When the input signal at the terminal I is changed from a low level to a high level, the transistors T23, T25 and T27 are turned on, and the potential at the gate of the transistor T24 and the potential at the gate of the transistor T26 drop to ground potential. Therefore, the transistor T26 is turned off. Thus, the charge in the capacitor C22 flows through T27 to ground, and the output terminal OUT is reduced to ground potential. In this case, the switching speed is almost equal to that of the prior art circuit of FIG. 1.

As stated above, the circuit of the present invention is suitable for driving a very large load capacitor with low power consumption and at high speed, and it is obvious that the effects thereof are superior than those of the prior art circuit of FIG. 1.

In the description of the circuit of FIG. 2, the transistors T21 and T26 are enhancement MOS transistors. However, the transistor T21 may be any insulated-gate field-effect transistor which has the characteristic that it is turned off when a supply voltage is applied to the gate and source thereof, against the substrate potential. Thus, it is more effective to use a transistor whose threshold voltage is zero or a value slightly toward the depletion side. The transistor T26 may be a depletion MOS transistor without affecting the operation of the circuit, but in this case, from power consumption and the switching speed considerations, it is more effective that its threshold voltage is zero or a value slightly toward the depletion side.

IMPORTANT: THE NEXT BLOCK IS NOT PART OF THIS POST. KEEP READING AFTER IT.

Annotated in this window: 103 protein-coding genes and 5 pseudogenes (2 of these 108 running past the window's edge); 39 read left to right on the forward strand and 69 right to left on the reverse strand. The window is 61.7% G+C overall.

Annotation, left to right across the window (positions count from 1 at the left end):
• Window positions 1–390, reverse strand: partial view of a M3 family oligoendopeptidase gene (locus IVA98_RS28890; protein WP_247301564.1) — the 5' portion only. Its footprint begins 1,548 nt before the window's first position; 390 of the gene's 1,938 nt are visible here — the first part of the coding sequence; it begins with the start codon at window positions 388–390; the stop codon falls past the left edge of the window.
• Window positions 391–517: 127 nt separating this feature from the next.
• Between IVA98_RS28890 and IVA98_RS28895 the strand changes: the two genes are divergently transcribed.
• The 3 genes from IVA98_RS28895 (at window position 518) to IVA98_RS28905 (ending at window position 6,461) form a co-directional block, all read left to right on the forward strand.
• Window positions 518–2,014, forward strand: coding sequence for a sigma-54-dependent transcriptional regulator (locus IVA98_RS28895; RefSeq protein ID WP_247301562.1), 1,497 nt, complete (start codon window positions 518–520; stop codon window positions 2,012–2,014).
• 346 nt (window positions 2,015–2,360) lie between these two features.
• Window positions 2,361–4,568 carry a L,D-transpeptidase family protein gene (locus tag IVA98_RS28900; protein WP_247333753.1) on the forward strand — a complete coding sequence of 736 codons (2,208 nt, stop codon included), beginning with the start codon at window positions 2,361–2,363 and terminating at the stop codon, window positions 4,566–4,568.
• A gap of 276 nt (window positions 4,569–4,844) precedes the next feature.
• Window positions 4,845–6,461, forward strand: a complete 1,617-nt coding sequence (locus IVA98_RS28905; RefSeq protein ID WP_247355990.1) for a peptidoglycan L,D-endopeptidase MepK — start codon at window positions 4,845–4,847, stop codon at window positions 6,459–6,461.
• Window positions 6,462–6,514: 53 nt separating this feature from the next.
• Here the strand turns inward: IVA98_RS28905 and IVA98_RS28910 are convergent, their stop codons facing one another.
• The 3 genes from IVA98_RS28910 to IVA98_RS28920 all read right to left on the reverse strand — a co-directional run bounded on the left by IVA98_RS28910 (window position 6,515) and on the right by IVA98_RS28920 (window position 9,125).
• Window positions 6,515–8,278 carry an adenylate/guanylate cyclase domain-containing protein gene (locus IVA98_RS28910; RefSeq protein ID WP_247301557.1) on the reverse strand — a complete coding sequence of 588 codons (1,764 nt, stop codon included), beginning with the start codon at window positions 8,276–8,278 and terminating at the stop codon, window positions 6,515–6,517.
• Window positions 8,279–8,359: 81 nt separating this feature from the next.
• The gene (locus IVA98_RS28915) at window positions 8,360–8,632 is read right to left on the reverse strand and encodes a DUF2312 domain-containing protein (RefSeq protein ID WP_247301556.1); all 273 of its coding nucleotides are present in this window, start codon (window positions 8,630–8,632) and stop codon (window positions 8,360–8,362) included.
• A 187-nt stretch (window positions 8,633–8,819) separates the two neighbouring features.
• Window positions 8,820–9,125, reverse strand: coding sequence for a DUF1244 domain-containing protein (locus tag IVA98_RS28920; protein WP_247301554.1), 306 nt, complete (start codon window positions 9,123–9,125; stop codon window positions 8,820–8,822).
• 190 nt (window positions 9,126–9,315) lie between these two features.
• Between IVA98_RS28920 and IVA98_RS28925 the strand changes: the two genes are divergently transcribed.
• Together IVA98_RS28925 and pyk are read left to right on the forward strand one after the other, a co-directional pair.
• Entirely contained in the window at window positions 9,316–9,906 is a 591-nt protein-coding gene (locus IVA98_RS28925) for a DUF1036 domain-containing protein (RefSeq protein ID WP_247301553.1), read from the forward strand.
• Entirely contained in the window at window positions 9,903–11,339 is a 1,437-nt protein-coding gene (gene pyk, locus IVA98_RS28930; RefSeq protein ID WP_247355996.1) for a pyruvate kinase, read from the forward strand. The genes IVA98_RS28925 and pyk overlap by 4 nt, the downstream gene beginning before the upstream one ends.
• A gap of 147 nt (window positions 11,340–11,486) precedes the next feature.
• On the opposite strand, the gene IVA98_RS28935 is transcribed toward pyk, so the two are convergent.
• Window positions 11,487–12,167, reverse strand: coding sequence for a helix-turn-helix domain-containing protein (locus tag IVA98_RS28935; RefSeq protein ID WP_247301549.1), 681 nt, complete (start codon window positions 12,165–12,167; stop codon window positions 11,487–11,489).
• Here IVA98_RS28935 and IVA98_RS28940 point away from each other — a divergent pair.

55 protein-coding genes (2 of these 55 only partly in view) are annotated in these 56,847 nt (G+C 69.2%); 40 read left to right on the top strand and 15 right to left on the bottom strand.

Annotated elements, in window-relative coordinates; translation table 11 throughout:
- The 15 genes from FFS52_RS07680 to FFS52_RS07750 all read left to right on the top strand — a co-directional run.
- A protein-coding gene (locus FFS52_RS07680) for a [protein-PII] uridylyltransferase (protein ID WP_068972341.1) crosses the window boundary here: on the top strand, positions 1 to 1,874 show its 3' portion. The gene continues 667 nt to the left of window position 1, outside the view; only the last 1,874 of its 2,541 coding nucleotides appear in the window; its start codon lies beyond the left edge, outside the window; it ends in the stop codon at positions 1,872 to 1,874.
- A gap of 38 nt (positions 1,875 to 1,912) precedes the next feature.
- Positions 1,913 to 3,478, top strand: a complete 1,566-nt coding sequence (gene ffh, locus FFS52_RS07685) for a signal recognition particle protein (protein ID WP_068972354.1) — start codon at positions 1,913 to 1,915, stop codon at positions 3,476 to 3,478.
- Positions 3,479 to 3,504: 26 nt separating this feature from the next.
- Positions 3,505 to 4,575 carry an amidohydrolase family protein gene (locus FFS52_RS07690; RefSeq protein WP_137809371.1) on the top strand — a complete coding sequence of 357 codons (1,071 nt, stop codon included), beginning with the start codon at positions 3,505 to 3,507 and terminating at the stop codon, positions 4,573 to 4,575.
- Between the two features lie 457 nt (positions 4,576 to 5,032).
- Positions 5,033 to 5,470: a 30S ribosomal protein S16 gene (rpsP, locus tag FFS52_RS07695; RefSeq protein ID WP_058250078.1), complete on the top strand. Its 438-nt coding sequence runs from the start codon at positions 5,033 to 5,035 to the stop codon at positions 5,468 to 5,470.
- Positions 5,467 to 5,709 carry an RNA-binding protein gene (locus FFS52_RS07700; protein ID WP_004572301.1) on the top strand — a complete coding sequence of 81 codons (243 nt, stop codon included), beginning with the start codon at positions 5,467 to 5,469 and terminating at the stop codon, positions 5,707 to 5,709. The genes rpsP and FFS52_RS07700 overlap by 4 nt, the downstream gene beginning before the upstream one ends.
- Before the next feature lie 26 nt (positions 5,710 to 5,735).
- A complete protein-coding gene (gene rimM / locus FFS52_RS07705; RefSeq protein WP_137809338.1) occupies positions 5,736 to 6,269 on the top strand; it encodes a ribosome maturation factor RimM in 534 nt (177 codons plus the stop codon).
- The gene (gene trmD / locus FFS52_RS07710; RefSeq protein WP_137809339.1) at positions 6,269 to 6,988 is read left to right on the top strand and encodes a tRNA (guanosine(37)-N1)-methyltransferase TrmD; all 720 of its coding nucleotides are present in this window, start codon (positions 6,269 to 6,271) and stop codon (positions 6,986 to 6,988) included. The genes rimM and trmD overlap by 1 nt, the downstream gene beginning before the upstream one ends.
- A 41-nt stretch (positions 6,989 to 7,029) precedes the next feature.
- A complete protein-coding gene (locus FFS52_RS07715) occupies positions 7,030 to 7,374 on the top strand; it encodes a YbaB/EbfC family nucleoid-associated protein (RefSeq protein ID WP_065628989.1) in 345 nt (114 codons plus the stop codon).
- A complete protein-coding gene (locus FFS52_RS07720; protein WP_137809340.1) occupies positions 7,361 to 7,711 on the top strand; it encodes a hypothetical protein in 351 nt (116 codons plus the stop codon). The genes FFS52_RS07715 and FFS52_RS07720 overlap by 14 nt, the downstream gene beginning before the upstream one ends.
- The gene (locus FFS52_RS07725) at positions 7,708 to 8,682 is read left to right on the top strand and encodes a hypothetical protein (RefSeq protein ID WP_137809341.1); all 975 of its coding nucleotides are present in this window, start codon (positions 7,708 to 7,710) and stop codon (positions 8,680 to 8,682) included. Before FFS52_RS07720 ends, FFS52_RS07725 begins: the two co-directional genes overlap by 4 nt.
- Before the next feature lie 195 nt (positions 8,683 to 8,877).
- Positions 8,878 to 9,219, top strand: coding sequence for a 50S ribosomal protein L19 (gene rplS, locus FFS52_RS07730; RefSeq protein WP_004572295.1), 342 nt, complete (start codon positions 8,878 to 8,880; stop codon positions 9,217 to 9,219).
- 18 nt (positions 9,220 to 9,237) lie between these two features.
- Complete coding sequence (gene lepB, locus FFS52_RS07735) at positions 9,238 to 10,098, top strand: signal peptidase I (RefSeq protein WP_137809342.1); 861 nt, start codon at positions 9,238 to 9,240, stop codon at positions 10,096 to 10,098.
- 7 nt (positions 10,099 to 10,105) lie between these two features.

The embodiment of FIG. 3 differs from FIG. 2 only in that the gate of T21 is connected to a control input C rather than to the power supply Vcc. When the circuit is not operating, the control C is set at ground potential to further reduce power consumption. As in the case of FIG. 2, the transistor T26 may be a depletion mode or enhancement mode transistor.

With reference to FIG. 4, a driving circuit according to another embodiment will be described.

In FIG. 4, the portions corresponding to those in FIG. 2 are indicated by similar references. The circuit connection with respect to the transistors T21, T22, T23, T24 and T25 is the same as that in FIG. 2. In this embodiment, in place of the output stage inverter composed of the transistors T26 and T27 of FIG. 2, an output stage composed of MOS transistors T26-1, T26-2, T27-1 and T27-2 is provided. Namely, the output stage in this embodiment includes two series circuits, one composed of the transistors T26-1 and T27-1, the other composed of the transistors T26-2 and T27-2. The purpose of the series circuit composed of the transistors T26-1 and T27-1 is to drive a capacitor C21, while the purpose of the other series circuit composed of the transistors T26-2 and T27-2 is to drive a load capacitor C22.

The capacitance C23 shown attached to the output of the first series circuit is a stray capacitance and its value is far smaller than that of the load capacitance C22. The conductance of transistor T26-1 is smaller than that of transistor T26-2, and the conductance of transistor T27-1 is smaller than that of transistor T27-2.